It’s true that Raj Parr, IPOB’s most visible representative, never came right out and said so, at least in my presence. In fact I heard him once welcome us to an IPOB tasting (at RN74) by stating that he was emphatically not referring to specific alcohol levels. But if there was no specific recommendation along those lines, people were scratching their heads and wondering just what else “balance” could mean that was not merely an arbitrary quality in the eyes of the beholder.
I sure wondered. In the four years after IPOB’s founding, and before I quit Wine Enthusiast, I strove mightily to understand. (Perhaps that’s what IPOB meant when they said they wanted “to promote dialogue.”) I decided that the question was meaningless, because no two people, no matter how competent they are, are ever going to agree all the time about so elusive and subjective a concept as “balance.” That was fine with me: wine writers, critics, producers, consumers and restaurateurs love to gab about wine, and IPOB provided plenty of gabbing opportunities.
Still, IPOB had an overall negative impact. It divided Pinot Noir people into two opposite, warring camps. IPOB’s tastings never made any sense. They were fun to go to, in that they let us taste many famous, small-production Pinots we would otherwise miss. But I always wondered why IPOB’s gatekeepers, who included Jasmine Hirsch, allowed some wines in, while shutting other wines out. For example, Calera was there—no one ever accused Calera of making low alcohol wines—while some fine low alcohol Pinot Noirs from the company I started working for in 2014, Jackson Family Wines, were not. I think that’s why people who were not fans of IPOB started calling it “the cool kids’ club.” It reminded me of the cafeteria in college, where the jocks and cute chicks gathered at their tables, while the geeks, freaks and nerds (of which I was one) had to scramble to figure out where to sit.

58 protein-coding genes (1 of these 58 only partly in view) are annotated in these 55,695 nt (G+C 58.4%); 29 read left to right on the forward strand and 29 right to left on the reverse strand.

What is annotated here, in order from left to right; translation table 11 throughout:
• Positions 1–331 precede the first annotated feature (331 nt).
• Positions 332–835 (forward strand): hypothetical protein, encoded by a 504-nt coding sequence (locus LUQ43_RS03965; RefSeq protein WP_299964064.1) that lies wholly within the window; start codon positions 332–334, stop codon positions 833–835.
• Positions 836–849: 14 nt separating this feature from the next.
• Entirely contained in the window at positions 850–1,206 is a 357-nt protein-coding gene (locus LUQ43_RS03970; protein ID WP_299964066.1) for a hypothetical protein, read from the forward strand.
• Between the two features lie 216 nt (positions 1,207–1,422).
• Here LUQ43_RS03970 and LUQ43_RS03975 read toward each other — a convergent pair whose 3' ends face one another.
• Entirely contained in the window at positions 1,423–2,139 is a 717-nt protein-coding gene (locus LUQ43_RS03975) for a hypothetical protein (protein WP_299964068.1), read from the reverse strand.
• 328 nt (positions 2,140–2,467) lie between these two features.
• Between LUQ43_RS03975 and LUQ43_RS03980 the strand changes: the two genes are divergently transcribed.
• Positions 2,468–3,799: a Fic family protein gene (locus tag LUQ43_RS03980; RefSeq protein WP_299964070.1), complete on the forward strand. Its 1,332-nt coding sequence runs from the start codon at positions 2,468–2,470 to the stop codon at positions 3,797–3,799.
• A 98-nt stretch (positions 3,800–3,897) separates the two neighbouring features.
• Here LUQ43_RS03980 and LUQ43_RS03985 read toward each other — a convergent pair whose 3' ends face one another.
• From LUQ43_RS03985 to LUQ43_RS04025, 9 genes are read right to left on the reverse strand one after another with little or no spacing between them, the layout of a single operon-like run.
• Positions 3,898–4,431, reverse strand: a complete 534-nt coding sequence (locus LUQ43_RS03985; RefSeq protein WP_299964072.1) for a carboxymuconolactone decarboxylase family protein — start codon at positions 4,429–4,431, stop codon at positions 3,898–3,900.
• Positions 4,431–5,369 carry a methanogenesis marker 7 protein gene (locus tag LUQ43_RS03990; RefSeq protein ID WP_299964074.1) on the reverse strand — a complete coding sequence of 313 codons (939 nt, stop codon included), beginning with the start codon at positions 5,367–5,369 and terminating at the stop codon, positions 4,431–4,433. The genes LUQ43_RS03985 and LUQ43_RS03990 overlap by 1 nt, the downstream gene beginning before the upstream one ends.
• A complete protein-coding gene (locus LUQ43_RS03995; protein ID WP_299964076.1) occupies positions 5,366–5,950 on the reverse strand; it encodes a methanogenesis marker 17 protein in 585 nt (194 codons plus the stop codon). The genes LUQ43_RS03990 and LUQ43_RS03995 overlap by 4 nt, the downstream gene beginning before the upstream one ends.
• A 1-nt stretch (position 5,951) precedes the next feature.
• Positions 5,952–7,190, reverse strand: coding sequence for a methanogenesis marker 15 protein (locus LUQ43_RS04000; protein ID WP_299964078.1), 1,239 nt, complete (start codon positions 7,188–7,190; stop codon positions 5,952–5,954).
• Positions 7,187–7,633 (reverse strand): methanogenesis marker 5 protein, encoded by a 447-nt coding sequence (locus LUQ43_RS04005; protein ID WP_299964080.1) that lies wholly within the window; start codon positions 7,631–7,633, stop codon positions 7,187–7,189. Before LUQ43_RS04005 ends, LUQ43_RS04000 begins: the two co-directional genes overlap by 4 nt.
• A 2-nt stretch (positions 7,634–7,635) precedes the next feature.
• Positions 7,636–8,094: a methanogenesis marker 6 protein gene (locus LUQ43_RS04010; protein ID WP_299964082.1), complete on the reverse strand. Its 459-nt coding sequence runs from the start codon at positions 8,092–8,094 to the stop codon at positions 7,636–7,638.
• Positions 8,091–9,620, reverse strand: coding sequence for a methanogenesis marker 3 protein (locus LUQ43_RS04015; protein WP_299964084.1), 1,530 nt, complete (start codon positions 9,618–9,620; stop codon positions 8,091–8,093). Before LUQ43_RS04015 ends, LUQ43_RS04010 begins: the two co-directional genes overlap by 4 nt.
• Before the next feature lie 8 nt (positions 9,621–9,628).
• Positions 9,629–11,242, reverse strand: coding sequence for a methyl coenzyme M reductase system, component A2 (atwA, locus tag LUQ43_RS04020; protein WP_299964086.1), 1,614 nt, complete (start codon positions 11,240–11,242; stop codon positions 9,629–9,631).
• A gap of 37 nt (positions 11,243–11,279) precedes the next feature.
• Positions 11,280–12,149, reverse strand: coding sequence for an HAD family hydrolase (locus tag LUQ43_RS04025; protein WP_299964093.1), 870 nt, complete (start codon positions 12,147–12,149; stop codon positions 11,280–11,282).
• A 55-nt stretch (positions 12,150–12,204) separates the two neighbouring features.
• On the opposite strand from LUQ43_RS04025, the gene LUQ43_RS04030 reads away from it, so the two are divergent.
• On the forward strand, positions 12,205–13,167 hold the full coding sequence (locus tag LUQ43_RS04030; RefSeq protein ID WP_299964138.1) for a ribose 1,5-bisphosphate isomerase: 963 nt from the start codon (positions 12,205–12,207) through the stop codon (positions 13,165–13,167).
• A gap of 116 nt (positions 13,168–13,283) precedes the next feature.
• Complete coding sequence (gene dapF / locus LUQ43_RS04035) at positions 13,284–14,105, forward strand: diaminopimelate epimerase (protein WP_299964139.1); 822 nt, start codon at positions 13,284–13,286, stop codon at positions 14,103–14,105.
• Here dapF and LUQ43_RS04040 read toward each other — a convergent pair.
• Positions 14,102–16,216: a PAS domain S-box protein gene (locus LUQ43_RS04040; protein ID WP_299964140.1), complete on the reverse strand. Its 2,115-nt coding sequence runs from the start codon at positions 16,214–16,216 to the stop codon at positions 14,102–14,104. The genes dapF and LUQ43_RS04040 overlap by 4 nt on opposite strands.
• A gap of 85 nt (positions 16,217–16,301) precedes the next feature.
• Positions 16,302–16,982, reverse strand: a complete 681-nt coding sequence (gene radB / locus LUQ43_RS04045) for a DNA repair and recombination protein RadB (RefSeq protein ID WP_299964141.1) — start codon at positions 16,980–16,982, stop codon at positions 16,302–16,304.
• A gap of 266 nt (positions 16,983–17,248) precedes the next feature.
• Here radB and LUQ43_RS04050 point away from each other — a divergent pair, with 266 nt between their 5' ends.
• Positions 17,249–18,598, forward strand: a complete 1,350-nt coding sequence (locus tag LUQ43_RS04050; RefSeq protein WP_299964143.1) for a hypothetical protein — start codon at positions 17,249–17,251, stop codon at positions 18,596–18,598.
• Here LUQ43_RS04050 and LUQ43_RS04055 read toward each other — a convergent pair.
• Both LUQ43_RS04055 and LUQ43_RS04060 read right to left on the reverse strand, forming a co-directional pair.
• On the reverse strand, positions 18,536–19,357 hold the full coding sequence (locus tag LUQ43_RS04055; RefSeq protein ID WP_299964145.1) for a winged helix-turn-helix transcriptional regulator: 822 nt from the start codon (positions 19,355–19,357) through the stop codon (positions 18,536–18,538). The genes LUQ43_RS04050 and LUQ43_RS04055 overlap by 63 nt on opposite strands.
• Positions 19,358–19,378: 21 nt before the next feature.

This was not a happy development. IPOB caused divisiveness within the ranks of Pinot Noir producers and critics; and while I’m sure it was a fabulous marketing tool for Hirsch Vineyards, Sandhi, Domaine de la Côte and other IPOB favorites, I do not in retrospect think it contributed much that was positive.